6 Jul 2014

What Became of the Likely Lads?

With the Libertines reunited and on top form, we look back at the short lived legacy of this brilliant band.

The Libertines (formed in 1997) consist of Carl Barât and Pete Doherty as the two primary songwriters and frontmen of the band, alongside John Hassall and Gary Powell on bass and drums. They released two studio albums, the first being 'Up The Bracket' in 2002, and the second being 'The Libertines' in 2004. A 'greatest hits' album of sorts was released in 2007 and contains their most loved and famous songs. Both albums had huge success and the singles released charted high consistently, with the highest being Can't Stand Me Now and What Became Of The Likely Lads? which were the Libertines final two singles. (as of today) After splitting in 2004 not too long after the release of their second album due to a mass of problems concerning Doherty's heavy drug use and unreliability and the two frontmen not communicating for over 9 months, it was released in 2010 that they would reunite for a single show at Reading and Leeds Festival. After that show, a full reunion was highly anticipated but nothing came of it until earlier this year when the band announced they would reform to play London's Hyde Park. A handful of other shows have been announced including two nights in Glasgow and a full Europe tour, with rumours of new material also circulating. As a huge fan of this band the promise of possible new material is a dream come true.




Up The Bracket (2002)

The first studio album from this band came five years after their official formation, and was greeted with a fantastic reception. The first track Vertigo works as the perfect opening to this superb album, showcasing not only the musical skill of this quartet, but the lyrical brilliance of the Doherty and Barat combination. The second track is my personal favourite Libertines song ever. Death On The Stairs is just a great rock song, and I am praying that this is on the setlist for Hyde Park. The rest of the album contains some of the greats like Horrorshow, Time For Heroes, Up The Bracket and Tell The King. This album as a whole is just 36 minutes of 4 lads having a bloody good time, doing what they do best, and it is still regarded as one of the best album released in the past few decades. 



The Libertines (2004)
This album really showed off just how good this band were. Although it came in the same year that this band split up, it was definitely some of their best ever material. It contains the anthem What Became Of The Likely Lads? along with a ton of other hits, and also has one of the most iconic images of The Libertines ever taken as the album cover. It contains the tracks Can't Stand Me Now (which has been said to be a representation of Doherty and Barat's relationship during the recording period) and the fantastic track What Katie Did, which was supposedly written about Kate Moss, who Doherty had a very exposed relationship with. Not only did this album propel the London boys into the spotlight, it also showcased Doherty's spiraling drug abuse into the same spotlight, casting a negative light over the band which has been said to be the main factor in their split at the end of 2004.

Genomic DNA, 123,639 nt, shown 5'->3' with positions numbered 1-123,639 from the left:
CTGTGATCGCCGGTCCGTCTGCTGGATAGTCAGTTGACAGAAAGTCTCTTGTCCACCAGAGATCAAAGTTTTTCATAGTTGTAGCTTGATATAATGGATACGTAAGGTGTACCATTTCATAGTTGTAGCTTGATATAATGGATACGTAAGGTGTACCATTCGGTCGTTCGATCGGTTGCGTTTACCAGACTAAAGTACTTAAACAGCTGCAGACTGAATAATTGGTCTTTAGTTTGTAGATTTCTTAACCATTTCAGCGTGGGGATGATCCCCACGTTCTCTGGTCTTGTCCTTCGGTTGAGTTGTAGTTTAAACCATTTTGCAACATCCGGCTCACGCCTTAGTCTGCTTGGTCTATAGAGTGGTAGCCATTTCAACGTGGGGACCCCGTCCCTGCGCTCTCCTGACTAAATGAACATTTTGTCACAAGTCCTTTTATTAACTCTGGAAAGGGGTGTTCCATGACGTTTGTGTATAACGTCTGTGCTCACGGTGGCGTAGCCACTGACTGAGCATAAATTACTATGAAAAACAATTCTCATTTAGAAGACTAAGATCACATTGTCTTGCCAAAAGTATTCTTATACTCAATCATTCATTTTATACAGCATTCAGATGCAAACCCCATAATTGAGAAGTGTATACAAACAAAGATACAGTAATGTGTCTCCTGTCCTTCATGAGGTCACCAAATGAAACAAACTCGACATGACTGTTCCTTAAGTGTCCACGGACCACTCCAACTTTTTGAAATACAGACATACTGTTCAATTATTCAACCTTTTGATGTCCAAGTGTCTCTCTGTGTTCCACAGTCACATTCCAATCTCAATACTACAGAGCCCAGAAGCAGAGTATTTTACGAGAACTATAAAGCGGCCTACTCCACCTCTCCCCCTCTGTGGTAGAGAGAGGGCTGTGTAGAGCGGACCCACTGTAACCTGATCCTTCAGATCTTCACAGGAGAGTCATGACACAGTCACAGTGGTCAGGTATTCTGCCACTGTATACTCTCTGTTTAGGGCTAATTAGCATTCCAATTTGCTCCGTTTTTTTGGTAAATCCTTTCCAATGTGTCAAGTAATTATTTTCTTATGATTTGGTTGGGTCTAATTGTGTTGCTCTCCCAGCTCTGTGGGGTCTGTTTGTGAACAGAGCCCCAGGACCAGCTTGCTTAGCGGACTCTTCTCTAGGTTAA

The Split (2004)

Both Carl Barat and Pete Doherty had been starting side projects around the beginning of 2004 which contributed to the split, however it was not the main cause. Pete's overpowering drug addiction caused huge tensions between him and the rest of the band, especially Carl, who went on to be the one who dissolved the Libertines as a group as he refused to tour or make albums under the name without Doherty by his side.




Hyde Park (2014)

As I am writing this, I'm on a fully fledged high from last night (5th July) when I got to experience the most phenomenal gig ever. Watching the Libertines play to 60,000 in London's Hyde Park was not only amazing because of the gig and the band and the songs, but the atmosphere it all created. The crowd was incredible where we were watching from, and although Doherty and Barat had to stop and restart the gig about 4/5 times due to excessive crowd crushing at the front, it seemed that everyone was having the best time ever. A few idiots decided to climb the delay towers, once again causing the gig to grind to a hault, but once that was all over the gig began again and threw everyone into a frenzy from start to finish. A massively high-energy gig from the band and crowd alike, and easily one of the best gigs I have ever been too. Personal highlights included What Katie Did, Don't Look Back Into The Sun, Death On The Stairs and I Get Along (purely for the moment that the 60,000 people audience erupted with 'FUCK 'EM.' )

The Future? 

With a headline slot at Benicassim Festival coming up, and two recently announced shows at London's Alexandra Palace in September alongside a European Tour who knows what the Libertines will do next? New Songs? Maybe. UK Tour? Hopefully. All I know is that this band are back, and better than ever, and I for one am bloody happy about that. Pete and Carl back together is a combination like no other.